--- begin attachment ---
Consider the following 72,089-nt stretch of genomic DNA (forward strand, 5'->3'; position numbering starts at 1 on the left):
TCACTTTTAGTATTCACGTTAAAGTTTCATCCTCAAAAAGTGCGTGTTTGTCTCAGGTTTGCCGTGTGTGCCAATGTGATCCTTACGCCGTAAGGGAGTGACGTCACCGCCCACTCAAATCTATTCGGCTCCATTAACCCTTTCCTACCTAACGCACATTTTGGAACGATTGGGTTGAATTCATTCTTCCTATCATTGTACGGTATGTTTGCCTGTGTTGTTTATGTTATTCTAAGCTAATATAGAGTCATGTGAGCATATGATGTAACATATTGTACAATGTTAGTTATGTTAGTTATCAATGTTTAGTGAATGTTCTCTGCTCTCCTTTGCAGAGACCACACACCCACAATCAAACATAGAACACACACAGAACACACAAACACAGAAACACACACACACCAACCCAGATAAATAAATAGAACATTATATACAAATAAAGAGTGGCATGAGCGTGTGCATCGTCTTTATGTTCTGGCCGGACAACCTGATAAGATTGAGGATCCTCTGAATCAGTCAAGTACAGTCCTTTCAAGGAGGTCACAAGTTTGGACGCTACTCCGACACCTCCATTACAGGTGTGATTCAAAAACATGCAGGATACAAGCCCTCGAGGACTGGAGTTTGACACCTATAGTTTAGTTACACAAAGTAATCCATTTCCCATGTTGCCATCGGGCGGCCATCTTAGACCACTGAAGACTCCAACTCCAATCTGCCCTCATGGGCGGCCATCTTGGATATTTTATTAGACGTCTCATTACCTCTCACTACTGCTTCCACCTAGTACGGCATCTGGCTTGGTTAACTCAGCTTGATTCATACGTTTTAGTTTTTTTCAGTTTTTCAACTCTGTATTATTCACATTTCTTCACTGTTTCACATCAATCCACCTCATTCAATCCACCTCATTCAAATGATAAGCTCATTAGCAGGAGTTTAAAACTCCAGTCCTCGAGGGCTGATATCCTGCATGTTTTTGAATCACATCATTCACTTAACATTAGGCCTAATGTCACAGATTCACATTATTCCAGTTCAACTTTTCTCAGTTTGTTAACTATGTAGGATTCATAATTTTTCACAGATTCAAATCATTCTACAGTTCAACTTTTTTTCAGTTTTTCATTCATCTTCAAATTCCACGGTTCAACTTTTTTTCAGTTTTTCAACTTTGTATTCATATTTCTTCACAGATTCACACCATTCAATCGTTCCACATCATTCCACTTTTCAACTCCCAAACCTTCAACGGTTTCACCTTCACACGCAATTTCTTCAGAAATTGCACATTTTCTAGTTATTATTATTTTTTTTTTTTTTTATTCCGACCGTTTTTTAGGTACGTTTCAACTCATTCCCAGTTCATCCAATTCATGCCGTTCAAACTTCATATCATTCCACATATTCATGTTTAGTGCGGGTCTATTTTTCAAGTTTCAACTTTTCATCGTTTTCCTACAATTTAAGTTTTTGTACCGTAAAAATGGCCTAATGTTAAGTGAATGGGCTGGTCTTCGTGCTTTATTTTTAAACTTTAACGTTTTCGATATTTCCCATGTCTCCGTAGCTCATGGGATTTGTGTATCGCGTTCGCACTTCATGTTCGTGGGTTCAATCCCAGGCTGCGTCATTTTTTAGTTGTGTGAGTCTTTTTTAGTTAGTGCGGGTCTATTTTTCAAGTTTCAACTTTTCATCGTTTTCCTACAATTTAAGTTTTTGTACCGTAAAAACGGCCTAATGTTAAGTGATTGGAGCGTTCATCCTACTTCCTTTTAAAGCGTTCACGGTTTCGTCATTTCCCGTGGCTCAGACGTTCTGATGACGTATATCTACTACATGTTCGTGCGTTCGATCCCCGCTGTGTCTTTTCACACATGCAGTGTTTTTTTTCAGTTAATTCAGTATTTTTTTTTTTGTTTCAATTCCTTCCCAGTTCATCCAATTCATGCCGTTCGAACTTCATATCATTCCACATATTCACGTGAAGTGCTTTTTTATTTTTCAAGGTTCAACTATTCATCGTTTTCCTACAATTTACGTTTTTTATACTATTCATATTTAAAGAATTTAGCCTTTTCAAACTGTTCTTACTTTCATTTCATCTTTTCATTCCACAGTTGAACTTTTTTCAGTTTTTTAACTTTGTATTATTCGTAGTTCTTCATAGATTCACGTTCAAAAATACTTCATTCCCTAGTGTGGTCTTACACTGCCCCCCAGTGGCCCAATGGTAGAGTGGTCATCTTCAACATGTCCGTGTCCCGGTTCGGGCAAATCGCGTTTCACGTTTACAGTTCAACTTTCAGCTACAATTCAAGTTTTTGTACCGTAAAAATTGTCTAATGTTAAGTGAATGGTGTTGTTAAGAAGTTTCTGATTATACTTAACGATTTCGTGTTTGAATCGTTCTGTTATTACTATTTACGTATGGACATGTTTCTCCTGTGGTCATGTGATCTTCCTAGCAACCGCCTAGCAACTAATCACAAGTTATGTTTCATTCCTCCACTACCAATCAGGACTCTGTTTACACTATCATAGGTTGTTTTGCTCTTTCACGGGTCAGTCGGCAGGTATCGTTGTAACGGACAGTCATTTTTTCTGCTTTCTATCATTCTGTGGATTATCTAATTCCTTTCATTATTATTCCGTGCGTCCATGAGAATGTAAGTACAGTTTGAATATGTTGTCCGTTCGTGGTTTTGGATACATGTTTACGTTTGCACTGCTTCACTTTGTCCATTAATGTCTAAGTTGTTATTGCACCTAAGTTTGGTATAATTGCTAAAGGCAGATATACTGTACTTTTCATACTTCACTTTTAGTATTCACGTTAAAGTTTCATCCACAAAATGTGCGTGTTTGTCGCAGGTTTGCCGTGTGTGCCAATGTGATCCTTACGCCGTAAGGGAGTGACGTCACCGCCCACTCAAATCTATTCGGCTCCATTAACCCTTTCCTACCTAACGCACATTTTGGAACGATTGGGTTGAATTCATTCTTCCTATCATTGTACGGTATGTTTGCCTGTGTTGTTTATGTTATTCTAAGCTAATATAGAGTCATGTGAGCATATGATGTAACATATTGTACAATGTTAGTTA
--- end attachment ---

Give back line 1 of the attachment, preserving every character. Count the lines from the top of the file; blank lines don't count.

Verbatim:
Consider the following 72,089-nt stretch of genomic DNA (forward strand, 5'->3'; position numbering starts at 1 on the left):